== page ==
Hittin' the Trails
Join Date: Aug 2009
Location: lethbridge, alberta, Canada.
I must be old school... I figure route finding skills are probably more important than technical skills. It is a developed skills whose learning curve, like technical proficiency, seems to vary between people.
Trailheads, junctions, etc. are nice to know, but missing them is usually just a matter of convenience and comfort (a cold hungry night out or missed objective at worst). GPS help here seems fine (however a good spider-sense always seems appreciated within groups).
As people suggest, route finding on semi-technical scrambling terrain is a different matter. Technical GPS help here is, at least to me, a dangerous trap to fall into. Certainly some peaks may just have a single band to thread through. In these situations you'll often be fine relying on a GPS to find the right spot. But what happens when something goes wrong? How many days till the next party? Are you patient enough to wait it out, or will impatience and discomfort lead you to risky gamble?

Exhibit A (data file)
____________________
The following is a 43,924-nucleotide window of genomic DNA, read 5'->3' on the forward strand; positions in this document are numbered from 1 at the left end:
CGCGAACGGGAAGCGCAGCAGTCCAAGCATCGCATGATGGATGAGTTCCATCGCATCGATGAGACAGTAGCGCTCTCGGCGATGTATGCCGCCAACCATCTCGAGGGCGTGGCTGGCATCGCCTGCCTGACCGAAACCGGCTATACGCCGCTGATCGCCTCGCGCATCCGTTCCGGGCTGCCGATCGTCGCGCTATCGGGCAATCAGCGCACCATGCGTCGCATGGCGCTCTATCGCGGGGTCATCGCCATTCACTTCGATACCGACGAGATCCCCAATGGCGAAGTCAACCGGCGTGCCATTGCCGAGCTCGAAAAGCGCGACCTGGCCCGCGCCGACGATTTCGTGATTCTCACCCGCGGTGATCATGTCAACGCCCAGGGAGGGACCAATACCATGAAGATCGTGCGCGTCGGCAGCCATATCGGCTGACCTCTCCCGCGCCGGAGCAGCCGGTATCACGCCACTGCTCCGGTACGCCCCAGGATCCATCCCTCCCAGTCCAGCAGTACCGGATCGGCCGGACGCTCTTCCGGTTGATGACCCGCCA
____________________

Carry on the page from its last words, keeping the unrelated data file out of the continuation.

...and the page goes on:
As mentioned, thinking of route finding as a fun technical problem has become very much under-appreciated. Comfortable new routing on unknown peaks is at least as much fun as hard, aesthetic route repeats.